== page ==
Last modified: 2018-07-04 by rob raeside
Keywords: northwest territories | canada |
Links: FOTW homepage | search | disclaimer and copyright | write us | mirrors
image by Clay Moss, 14 August 2009
Valentin Poposki, 12 August 2007
|Dehcho Region||Inuvik Region||North Slave Region||Sahtu Region||South Slave Region|
The website of the Legislative Assembly of the NWT, shows a map with 31 settlements linking to as much pages about each of them. As referred, all of these settlements (30 villages and the city of Yellowknife) have their own flags, though 2 are currently missing from these pages. The clickable map on this pages has also hidden links to Ndilo and Dettah, possibly new pages to be soon added.
The linked pages shows concise info about each settlement and a small flag image (100 px. high) linked to a much larger image (269 px. high). I used the latter to produce FOTW standard images (216 px. high), with palette optimization and BS recoloring of the main areas (not of dithered edges and small badge portions).
There are some questions to be answered regarding the status of these flags. We already were informed that they are unofficial, though it would be nice to know about their actual usage.
An interesting vexillological feature of these flags is that most of them (in a ratio much higher than in the rest of Canada) follow the distinctive pattern of the national flag, the so called Canadian pale: three vertical areas, being the central one larger and white and the others much narrower and of the same color (mostly blue, also black and red). However, unlike the national flag, whose stripes are 1+2+1 (i.e., the central area is square and of double width), these NTW flags are rather 28+41+28, even if the overall flag ratio is 1:2 all the same.
A second vexillological question would be about the reverse of these flags.
They all show more or less complex devices, often with lettering and/or
naturalistic and nonreversible elements, but in such a big size that a reverse
corrected for correct reading would be quite inconspicuous.
Antonio Martins, 25 June 2000
Revisiting Alistair Fraser's work on Canadian flags, one comes up with the following:
In anticipation of the forthcoming territorial pavilion at EXPO 86, Michael Moor, Deputy Minister of Municipal and Community Affairs, suggested a display of municipal flags, one advantage of which would be that the newly created flags would outlast the exhibition. It was decided that all the flags would be based on that of the territorial flag (which is in turn based on the national flag). What was need was the motif for the centre of the Canadian pale. These were chosen by the communities and originated from many sources such as civic seals, letter heads, competitions and suggestions. Inkit Graphic Arts of Yellowknife chose the colour of the side panels to harmonize with the symbols.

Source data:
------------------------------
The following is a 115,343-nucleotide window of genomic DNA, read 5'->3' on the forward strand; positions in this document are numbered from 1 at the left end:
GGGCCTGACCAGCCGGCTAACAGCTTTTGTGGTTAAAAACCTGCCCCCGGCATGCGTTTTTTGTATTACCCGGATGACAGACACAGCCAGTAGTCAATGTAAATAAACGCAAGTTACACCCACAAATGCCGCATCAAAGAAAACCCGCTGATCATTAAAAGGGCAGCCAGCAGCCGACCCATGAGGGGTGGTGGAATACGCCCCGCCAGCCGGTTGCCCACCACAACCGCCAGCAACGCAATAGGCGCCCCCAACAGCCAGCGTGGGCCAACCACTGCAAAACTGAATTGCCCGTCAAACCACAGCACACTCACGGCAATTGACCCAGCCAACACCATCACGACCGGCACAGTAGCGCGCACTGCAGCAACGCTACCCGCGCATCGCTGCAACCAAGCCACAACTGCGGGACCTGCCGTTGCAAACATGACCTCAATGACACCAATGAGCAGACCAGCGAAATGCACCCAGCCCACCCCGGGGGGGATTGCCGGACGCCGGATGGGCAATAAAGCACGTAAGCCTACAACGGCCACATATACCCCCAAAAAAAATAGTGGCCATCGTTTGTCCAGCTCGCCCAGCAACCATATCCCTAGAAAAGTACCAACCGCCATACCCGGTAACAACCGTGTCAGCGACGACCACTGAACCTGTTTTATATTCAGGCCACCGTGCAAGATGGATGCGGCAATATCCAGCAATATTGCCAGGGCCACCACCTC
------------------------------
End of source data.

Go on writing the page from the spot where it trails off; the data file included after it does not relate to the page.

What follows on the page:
In this process, two of the original municipal flags, those of Fort Smith and Inuvik, where adapted to the new pattern. The flag of Yellowknife already had a Canadian pale, while the flag of Pine Point, an incipient ghost town, remained unchanged. Yellowknife places its arms in the middle of the Canadian pale; Pine Point, now gone, featured one of the most popular symbols of the territories, the midnight sun.
This would also imply that the unofficial nature of the flags was because of the source of the flag, being developed for the Expo 86 and possibly not through the Chief Herald of Canada... well in 1986, Canadian heraldry was done in England. It was in 1988 that Canada was given authority to grant arms.
The quote does leave to question a few of the flags on-site. Were they adopted post-1986 because they don't fit into the pattern of a Canadian pale? Or were they changed to be more modern?
About the current usage the Legislative Assembly site, on another page (http://www.assembly.gov.nt.ca/VisitorInformation/CeremonialCircle.html) states:
The flags of the 33 communities in the NWT align the path crossing the end of Frame Lake leading to the Heritage Centre and Legislative Assembly. Each flagpole features a plague that shows each community's name in the Aboriginal language of the area and then the official name.
So they are presently in use, even if only used presently in Yellowknife.
Basically, the locales are that: settlements, villages, communities, hamlets, etc., i.e. habitations of people. If one follows through the pages, one can see that the size of these communities vary from very small and upward. I don't know about now, but a map I had of the NWT from the pre-split days shows several Districts. What these entities represent(ed) I don't know.
According to the Government of the NWT, there are only 23 municipal governments under the laws of the NWT. The other 10 are unincorporated band communities, where the NWT provides municipal services, all related to the First Nations in the area. They are: